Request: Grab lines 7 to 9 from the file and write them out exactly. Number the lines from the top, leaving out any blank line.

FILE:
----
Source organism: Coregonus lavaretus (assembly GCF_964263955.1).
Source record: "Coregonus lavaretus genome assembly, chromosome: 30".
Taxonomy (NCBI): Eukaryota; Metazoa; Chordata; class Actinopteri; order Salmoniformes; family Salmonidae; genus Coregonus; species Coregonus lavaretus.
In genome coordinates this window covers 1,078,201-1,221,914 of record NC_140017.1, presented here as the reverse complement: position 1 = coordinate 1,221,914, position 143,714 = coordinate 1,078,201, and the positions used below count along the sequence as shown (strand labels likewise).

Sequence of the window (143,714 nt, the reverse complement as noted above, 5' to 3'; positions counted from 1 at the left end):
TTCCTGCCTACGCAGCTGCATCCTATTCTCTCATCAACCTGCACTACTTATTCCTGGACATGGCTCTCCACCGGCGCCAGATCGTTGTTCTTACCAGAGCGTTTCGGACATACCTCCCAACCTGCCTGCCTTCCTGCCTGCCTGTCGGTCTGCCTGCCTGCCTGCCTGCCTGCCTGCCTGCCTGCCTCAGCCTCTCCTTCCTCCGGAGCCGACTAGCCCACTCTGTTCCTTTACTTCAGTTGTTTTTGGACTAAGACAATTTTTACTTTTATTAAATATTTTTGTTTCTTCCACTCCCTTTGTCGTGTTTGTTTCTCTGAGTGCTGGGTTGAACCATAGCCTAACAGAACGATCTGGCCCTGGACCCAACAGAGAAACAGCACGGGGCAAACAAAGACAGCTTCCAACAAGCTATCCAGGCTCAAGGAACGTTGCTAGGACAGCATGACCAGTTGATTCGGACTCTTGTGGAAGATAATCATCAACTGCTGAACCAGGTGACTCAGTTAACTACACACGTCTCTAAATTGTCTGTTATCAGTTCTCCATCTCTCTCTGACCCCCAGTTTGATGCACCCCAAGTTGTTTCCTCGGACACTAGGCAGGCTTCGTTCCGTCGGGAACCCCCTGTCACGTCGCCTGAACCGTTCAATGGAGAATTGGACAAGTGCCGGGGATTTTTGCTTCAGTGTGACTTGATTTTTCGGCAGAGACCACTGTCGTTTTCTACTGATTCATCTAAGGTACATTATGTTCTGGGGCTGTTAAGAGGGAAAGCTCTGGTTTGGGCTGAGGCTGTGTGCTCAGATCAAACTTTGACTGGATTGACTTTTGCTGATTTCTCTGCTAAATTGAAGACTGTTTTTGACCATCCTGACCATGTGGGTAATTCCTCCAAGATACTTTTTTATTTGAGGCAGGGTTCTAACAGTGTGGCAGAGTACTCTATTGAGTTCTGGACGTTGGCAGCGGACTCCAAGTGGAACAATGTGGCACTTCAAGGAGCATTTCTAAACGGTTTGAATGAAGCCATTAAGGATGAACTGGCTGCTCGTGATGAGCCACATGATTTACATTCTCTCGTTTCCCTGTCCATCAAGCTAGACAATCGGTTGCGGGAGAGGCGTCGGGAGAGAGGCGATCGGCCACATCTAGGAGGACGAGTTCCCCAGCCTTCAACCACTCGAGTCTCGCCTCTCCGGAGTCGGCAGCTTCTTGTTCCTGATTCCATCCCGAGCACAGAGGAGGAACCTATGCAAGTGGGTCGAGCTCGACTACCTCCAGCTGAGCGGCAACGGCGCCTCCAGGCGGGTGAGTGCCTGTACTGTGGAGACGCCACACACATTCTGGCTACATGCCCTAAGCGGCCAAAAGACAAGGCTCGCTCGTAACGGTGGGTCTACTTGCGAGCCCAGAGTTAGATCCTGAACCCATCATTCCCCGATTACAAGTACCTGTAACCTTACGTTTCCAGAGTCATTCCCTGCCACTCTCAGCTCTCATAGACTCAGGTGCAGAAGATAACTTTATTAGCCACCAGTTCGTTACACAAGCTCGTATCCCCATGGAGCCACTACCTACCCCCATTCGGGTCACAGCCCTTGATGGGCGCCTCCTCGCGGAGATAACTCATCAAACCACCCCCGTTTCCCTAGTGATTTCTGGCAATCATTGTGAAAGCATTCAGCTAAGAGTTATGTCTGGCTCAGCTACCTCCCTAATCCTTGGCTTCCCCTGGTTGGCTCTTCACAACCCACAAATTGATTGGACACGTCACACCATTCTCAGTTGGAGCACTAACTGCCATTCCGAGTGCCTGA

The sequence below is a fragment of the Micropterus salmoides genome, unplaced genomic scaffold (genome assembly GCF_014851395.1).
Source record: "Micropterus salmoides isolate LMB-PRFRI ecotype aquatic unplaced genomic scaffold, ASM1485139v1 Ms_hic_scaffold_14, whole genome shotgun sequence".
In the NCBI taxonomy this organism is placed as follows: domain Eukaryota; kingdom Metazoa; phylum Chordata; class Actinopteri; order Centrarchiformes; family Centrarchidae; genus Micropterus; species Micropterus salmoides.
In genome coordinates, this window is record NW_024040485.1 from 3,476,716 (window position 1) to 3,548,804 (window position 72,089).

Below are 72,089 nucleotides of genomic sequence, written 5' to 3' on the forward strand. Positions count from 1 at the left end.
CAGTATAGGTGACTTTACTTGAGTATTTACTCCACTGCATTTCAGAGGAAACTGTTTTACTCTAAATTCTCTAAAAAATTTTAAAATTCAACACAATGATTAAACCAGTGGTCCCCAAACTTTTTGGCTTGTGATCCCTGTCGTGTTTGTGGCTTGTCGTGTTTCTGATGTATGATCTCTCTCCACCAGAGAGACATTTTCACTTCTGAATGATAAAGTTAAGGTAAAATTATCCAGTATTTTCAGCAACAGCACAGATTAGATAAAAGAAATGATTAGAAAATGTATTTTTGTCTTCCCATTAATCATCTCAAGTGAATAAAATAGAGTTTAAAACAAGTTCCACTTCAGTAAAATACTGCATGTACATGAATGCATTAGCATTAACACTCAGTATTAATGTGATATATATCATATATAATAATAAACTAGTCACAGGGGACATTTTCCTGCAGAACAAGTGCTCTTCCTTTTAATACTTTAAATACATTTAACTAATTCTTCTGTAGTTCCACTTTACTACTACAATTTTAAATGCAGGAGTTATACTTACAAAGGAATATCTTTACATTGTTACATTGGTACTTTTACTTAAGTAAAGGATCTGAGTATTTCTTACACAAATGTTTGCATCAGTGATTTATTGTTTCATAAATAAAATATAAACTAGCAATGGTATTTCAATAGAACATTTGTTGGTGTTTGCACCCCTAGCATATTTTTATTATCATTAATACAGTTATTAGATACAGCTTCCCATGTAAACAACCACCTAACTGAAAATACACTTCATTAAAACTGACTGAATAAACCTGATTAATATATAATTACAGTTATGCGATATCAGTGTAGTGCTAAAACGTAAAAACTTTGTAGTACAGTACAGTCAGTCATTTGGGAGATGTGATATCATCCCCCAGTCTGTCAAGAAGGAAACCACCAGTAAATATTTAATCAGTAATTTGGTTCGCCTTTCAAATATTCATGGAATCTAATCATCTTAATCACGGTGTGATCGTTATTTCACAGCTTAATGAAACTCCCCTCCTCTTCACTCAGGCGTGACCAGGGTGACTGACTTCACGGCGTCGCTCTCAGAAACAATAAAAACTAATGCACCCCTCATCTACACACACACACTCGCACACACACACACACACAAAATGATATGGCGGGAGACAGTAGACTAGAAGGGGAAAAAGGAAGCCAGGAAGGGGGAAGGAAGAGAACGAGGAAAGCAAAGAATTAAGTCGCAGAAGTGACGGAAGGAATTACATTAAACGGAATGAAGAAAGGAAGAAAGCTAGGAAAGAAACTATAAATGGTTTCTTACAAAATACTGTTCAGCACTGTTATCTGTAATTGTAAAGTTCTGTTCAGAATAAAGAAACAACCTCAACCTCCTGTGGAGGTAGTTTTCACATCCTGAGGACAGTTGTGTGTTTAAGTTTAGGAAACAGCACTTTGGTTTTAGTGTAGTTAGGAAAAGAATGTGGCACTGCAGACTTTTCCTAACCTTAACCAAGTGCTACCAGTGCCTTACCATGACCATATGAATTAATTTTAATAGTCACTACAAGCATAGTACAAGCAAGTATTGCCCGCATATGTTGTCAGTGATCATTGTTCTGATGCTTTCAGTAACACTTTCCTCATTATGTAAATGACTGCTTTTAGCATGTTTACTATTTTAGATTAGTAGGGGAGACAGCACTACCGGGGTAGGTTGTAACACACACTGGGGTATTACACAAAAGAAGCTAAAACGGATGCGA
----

The sequence below is a fragment of the Micropterus salmoides genome, unplaced genomic scaffold (genome assembly GCF_014851395.1).
Source record: "Micropterus salmoides isolate LMB-PRFRI ecotype aquatic unplaced genomic scaffold, ASM1485139v1 Ms_hic_scaffold_14, whole genome shotgun sequence".
In the NCBI taxonomy this organism is placed as follows: domain Eukaryota; kingdom Metazoa; phylum Chordata; class Actinopteri; order Centrarchiformes; family Centrarchidae; genus Micropterus; species Micropterus salmoides.